Daily roundup / Psst: Sin taxes to rise
Share prices on Tel Aviv Stock Exchange tank following UBS review while Mizrahi-Tefahot bank smiles upon its new five-year plan.
Sin taxes are about to rise: At a secret Sunday meeting at the Prime Minister's Office, the officials decided to cut government spending by a billion shekels and in parallel to increase tax revenues by a billion shekels. The cut, treasury officials whisper, will be across the board at all ministries. As for the tax increase, treasury officials are looking at cigarettes, alcohol and jet fuel; they are also considering a surtax on people grossing more than 1 million shekels a year, which means more than NIS 80,000 a month.
Class-action plaintiff against Tnuva gets spanked: The courts expressed grave displeasure at a class-action lead plaintiff who only belatedly thought to append actual evidence supporting his unreasonable-pricing claims against Tnuva, Israel's biggest foods manufacturer. Overturning a lower court's decision to grudgingly allow Ophir Naor to append documents to his claim, Justice Asher Grunis growled that it's become all too common to shore up feeble class-action claims only after they've been filed. Naor can motion the court to allow the paperwork to be added, Grunis ruled.
Telecoms shares tank: Analyst Roni Biran of UBS released a review of telecoms companies on Monday morning, following which the companies' share prices on the Tel Aviv Stock Exchange tanked. Biran lowered his target for Bezeq, Cellcom and Partner, but maintained his Buy position for the lot. Yet while Bezeq somehow rolled along with a loss of 1.6 percent at mid-day, Cellcom was down 5.2 percent and Partner was losing 2.5 percent. Biran wrote that despite their special deals to contend with the onset of competition, prices could drop further and he suspects the bad sentiment toward the companies on the market will persist for the nonce.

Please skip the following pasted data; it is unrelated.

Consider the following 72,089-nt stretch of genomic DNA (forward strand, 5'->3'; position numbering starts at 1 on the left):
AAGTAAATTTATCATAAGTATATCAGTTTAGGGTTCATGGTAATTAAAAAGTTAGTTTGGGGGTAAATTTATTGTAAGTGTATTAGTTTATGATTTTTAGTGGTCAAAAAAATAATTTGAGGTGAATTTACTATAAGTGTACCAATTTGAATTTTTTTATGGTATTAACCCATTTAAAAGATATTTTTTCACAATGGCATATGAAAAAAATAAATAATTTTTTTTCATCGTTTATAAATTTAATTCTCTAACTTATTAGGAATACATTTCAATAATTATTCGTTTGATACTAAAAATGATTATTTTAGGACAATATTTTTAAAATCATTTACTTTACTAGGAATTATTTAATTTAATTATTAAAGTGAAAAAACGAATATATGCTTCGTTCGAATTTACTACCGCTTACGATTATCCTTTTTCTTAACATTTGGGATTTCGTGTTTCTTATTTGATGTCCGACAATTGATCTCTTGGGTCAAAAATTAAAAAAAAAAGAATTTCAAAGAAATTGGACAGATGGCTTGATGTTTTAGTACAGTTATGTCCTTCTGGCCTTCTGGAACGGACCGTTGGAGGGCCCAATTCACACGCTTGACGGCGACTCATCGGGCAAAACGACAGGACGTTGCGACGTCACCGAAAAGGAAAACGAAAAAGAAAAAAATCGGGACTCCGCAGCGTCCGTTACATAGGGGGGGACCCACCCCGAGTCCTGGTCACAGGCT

Mizrahi aspires to 14.5% RoE: The Mizrahi-Tefahot board of directors smiled upon the new five-year plan for the bank on Monday. Among other things, the bank has set its sights on achieving 14.5 percent returns on equity by the year 2017. Now, in 2010 the bank stated its aim of achieving 15 percent RoE in 2013. So, is it lowering its sights? In practice, Bank Mizrahi-Tefahot will have to earn far more to meet the new target, because it is calculated as net profit divided by the bank's average capital, and that capital is expected to sharply increase because the Bank of Israel told all the banks to increase their capital. There you have it.
Brainstorm says stem cells seem safe: Brainstorm says it had good results from the clinical trial testing the safety of its technique to treat the incurable neurodegenerative disease ALS using adult stem cells. The trial was held on 12 patients, whose condition steadied, Brainstorm says; in some cases their muscular functioning improved. No unusual side effects were observed after six months of monitoring, the company says.
With reporting by Sivan Aizescu and Lior Zeno.